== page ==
IoT world is becoming our everyday world. What does this mean for you?

The Internet of things, or IoT, is all about connecting smart devices for people’s comfort, convenience and efficiency. What began a few years ago as mostly a technical phenomenon is today a social trend: connected devices change the way we behave, live, interact and think of our privacy and safety.


IoT is here to stay. The research firm Gartner says that 2019 is the year in which IoT adoption becomes mainstream, with practically most devices and gadgets becoming connected.


For example, the number of wearable devices will increase 25.8% to 225 million in 2019.


Global shipments of wearable devices are forecast to increase by 25.8% year over year to $225 million (GBP 176.3 million) in 2019, according to the latest figures from Gartner. The research firm also predicted that that the end-user spending on wearable devices will reach to $42 billion (GBP 32.9 million) in 2019.


As for smart speakers such as the Amazon Echo and Google Home, they will be the fastest rising category, with a five-year CAGR of 39.1%.


IoT includes all connected devices from smart cars, kitchen appliances, surveillance cameras, locks and doorbells, light bulbs, heat sensors to smart toys and baby monitors.


Gartner predicts the number of connected devices will exceed 50 billion by 2020.


What could these numbers (and IoT statistics) mean for you?


The bigger the smart home market gets, the greater the chance that smart gadgets get into your home, one by one. You start living in a smart home without even thinking of it that way. But, as long as you have devices that ”talk” to you or each other, that connect to your wifi and have an app to control them, you are there.  New sensors, new algorithms and new experiences will make your life more connected, more productive and more comfortable.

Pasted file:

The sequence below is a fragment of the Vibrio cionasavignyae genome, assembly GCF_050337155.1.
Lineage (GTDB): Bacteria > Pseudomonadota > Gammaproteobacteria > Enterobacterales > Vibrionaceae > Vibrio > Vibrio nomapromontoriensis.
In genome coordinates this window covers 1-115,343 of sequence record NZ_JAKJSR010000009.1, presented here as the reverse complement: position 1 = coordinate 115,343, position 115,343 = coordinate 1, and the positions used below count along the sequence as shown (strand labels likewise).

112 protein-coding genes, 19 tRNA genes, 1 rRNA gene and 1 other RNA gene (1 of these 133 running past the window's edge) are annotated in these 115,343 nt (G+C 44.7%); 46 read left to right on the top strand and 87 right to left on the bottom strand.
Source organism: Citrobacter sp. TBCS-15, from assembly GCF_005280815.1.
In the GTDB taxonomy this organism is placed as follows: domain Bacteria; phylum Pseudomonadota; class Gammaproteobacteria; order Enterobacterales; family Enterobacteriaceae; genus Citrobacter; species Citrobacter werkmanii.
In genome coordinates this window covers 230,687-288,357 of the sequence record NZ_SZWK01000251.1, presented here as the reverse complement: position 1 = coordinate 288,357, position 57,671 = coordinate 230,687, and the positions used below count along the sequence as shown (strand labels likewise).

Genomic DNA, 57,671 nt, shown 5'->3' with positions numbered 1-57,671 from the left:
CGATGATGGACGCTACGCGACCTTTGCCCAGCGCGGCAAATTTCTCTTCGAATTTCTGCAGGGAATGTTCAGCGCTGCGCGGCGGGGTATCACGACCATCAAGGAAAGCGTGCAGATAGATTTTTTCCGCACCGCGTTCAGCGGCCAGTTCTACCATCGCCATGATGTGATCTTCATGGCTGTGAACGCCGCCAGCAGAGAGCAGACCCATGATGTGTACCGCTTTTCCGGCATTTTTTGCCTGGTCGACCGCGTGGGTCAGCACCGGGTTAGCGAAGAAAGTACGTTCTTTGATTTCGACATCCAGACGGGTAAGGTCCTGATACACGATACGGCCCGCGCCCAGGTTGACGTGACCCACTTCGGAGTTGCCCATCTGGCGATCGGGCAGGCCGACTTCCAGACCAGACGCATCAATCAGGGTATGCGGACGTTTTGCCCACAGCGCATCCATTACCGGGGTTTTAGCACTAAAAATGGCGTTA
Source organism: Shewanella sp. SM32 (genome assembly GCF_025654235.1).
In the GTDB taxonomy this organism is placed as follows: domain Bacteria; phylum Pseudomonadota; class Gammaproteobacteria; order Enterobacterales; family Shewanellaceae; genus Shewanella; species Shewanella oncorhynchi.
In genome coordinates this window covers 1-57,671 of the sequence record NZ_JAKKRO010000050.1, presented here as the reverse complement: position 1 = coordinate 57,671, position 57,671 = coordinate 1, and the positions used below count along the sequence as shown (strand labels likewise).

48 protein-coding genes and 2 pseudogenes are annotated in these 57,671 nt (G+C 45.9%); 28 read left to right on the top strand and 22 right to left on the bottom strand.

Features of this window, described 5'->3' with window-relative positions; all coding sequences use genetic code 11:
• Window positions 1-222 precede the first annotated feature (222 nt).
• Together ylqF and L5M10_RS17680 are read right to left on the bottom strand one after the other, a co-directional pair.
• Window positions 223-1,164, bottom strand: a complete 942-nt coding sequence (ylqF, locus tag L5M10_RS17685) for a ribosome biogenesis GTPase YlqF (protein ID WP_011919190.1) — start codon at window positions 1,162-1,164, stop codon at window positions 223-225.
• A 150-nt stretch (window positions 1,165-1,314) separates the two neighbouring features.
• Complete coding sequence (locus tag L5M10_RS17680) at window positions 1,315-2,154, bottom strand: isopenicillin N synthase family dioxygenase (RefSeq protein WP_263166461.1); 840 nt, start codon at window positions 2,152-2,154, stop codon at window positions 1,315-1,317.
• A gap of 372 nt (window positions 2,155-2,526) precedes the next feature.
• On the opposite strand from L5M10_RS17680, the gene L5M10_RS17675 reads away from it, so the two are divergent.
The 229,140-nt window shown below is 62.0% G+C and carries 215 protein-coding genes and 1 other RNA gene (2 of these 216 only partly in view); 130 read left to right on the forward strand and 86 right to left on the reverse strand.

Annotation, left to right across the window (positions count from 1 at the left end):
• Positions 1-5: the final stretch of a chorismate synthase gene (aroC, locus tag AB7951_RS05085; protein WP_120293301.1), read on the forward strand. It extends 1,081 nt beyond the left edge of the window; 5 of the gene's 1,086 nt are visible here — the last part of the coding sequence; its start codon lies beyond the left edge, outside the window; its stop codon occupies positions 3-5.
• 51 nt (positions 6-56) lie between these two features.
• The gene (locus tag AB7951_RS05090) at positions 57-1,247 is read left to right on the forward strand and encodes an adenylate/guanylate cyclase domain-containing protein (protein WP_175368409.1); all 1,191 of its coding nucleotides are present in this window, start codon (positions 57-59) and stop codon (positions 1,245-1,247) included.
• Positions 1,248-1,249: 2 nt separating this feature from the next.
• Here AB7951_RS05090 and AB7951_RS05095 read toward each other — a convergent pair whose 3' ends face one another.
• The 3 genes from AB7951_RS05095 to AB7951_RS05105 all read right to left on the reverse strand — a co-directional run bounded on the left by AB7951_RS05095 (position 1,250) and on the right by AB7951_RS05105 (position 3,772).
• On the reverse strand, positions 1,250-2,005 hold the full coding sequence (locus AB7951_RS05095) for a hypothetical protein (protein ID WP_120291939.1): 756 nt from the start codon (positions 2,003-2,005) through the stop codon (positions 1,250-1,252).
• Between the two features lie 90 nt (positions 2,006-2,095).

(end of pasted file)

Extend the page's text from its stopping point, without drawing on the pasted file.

Even if your devices are smarter, it’s still your job to make sure they’re safe.


2018 was the year in which people started to pay attention to “data protection” and privacy.  Beyond the legal concerns, people want their privacy to be respected, and they started to push for a change in businesses approach of using their data. Although this problem is far from being solved, people are at least aware of it.


Why would anyone hack your family?


Another challenge that IoT brings for this year is safety. Connecting your devices to the internet creates a gateway into your home and family. Like a real door, it can be used by people who want to force their way in – and many of the smart devices available aren’t even protected by security software and thus are vulnerable to hackers.


They want to take control of your devices to steal your money, use your identity, spy on you or use the processing power of your fancy smart appliance to take down web targets.


You may have read news about IoT devices being infected and exploited, but never thought it could happen to you.


What you can do to secure your smart home

  1. Buy IoT devices only from reputable manufacturers and vendors.
  2. Choose devices with built-in security.
  3. Change the default login and password.
  4. Check for security software updates.
  5. Keep an eye out for sudden spikes in internet traffic or slowdowns in devices — they may be signs of trouble.
  6. Get a security solution for your entire home network to safeguard all the smart devices that share your wifi connection.
Comments:
No comments

Post Your Comment:

The data relating to real estate on this website comes in part from the MLS® Reciprocity program of either the Real Estate Board of Greater Vancouver (REBGV), the Fraser Valley Real Estate Board (FVREB) or the Chilliwack and District Real Estate Board (CADREB). Real estate listings held by participating real estate firms are marked with the MLS® logo and detailed information about the listing includes the name of the listing agent. This representation is based in whole or part on data generated by either the REBGV, the FVREB or the CADREB which assumes no responsibility for its accuracy. The materials contained on this page may not be reproduced without the express written consent of either the REBGV, the FVREB or the CADREB.